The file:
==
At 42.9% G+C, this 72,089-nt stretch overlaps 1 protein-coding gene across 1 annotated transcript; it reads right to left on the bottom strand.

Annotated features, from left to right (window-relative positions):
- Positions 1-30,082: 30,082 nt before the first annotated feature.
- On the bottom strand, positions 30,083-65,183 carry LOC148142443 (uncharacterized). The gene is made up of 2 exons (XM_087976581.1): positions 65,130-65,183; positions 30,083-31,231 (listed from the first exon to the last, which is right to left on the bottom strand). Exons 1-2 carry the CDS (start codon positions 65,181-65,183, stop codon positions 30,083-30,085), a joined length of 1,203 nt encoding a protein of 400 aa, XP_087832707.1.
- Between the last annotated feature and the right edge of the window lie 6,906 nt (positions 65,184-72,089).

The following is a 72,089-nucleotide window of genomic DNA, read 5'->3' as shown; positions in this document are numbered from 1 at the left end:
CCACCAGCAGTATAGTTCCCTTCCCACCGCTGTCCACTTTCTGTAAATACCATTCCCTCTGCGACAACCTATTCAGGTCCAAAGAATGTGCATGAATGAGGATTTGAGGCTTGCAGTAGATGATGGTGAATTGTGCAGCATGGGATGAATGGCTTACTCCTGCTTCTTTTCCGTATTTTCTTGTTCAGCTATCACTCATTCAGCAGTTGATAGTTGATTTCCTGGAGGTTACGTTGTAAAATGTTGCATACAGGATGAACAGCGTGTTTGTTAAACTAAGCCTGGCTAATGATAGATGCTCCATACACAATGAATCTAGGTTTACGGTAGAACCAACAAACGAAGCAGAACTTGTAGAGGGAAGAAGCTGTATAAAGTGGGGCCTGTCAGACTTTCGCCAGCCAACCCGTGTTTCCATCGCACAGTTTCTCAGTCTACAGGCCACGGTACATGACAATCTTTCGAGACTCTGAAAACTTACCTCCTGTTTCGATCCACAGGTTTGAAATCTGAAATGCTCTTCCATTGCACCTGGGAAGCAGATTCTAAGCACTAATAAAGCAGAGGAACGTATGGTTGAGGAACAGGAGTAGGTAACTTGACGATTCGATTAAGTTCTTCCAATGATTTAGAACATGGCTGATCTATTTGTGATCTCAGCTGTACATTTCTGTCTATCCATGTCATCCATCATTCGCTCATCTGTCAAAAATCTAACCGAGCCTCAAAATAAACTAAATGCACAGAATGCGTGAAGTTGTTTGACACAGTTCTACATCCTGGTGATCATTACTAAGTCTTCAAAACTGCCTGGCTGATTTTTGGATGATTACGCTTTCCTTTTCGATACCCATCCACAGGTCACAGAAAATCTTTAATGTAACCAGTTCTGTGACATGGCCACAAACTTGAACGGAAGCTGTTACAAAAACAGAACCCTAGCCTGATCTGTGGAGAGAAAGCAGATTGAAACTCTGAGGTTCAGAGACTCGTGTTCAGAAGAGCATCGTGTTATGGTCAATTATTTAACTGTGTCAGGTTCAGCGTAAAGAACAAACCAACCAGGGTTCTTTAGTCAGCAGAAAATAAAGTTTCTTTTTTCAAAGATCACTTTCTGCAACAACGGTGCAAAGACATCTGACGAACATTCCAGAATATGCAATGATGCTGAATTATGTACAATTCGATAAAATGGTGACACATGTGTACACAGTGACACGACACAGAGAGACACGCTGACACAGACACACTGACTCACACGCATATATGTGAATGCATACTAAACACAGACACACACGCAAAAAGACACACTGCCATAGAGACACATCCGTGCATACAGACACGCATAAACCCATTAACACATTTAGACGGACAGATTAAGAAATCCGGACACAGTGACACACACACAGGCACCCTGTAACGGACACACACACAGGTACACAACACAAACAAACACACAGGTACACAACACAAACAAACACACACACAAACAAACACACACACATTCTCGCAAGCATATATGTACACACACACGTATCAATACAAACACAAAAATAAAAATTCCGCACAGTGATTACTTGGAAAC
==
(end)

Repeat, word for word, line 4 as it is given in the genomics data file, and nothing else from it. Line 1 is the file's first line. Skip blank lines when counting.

- On the bottom strand, positions 30,083-65,183 carry LOC148142443 (uncharacterized). The gene is made up of 2 exons (XM_087976581.1): positions 65,130-65,183; positions 30,083-31,231 (listed from the first exon to the last, which is right to left on the bottom strand). Exons 1-2 carry the CDS (start codon positions 65,181-65,183, stop codon positions 30,083-30,085), a joined length of 1,203 nt encoding a protein of 400 aa, XP_087832707.1.